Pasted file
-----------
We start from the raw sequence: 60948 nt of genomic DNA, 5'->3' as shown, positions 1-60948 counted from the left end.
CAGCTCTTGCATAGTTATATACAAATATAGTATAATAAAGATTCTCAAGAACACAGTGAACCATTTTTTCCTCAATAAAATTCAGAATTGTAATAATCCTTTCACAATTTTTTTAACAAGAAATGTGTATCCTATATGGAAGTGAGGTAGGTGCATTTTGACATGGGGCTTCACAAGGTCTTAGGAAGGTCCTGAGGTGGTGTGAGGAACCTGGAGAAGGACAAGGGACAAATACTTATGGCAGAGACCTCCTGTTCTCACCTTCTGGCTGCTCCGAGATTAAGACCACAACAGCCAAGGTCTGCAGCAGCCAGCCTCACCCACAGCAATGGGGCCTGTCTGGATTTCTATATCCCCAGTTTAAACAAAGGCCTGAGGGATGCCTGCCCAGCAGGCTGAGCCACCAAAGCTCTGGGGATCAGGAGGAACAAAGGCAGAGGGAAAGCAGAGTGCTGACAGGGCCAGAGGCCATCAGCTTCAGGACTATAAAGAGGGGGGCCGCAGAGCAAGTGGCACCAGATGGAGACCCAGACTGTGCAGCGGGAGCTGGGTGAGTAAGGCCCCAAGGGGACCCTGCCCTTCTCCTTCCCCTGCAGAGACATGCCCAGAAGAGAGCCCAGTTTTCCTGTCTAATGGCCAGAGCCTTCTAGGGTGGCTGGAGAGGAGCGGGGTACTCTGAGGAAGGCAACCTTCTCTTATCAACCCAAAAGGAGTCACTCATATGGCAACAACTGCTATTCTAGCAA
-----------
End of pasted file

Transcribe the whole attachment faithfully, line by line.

We start from the raw sequence: 60948 nt of genomic DNA, 5'->3' as shown, positions 1-60948 counted from the left end.
CAGCTCTTGCATAGTTATATACAAATATAGTATAATAAAGATTCTCAAGAACACAGTGAACCATTTTTTCCTCAATAAAATTCAGAATTGTAATAATCCTTTCACAATTTTTTTAACAAGAAATGTGTATCCTATATGGAAGTGAGGTAGGTGCATTTTGACATGGGGCTTCACAAGGTCTTAGGAAGGTCCTGAGGTGGTGTGAGGAACCTGGAGAAGGACAAGGGACAAATACTTATGGCAGAGACCTCCTGTTCTCACCTTCTGGCTGCTCCGAGATTAAGACCACAACAGCCAAGGTCTGCAGCAGCCAGCCTCACCCACAGCAATGGGGCCTGTCTGGATTTCTATATCCCCAGTTTAAACAAAGGCCTGAGGGATGCCTGCCCAGCAGGCTGAGCCACCAAAGCTCTGGGGATCAGGAGGAACAAAGGCAGAGGGAAAGCAGAGTGCTGACAGGGCCAGAGGCCATCAGCTTCAGGACTATAAAGAGGGGGGCCGCAGAGCAAGTGGCACCAGATGGAGACCCAGACTGTGCAGCGGGAGCTGGGTGAGTAAGGCCCCAAGGGGACCCTGCCCTTCTCCTTCCCCTGCAGAGACATGCCCAGAAGAGAGCCCAGTTTTCCTGTCTAATGGCCAGAGCCTTCTAGGGTGGCTGGAGAGGAGCGGGGTACTCTGAGGAAGGCAACCTTCTCTTATCAACCCAAAAGGAGTCACTCATATGGCAACAACTGCTATTCTAGCAA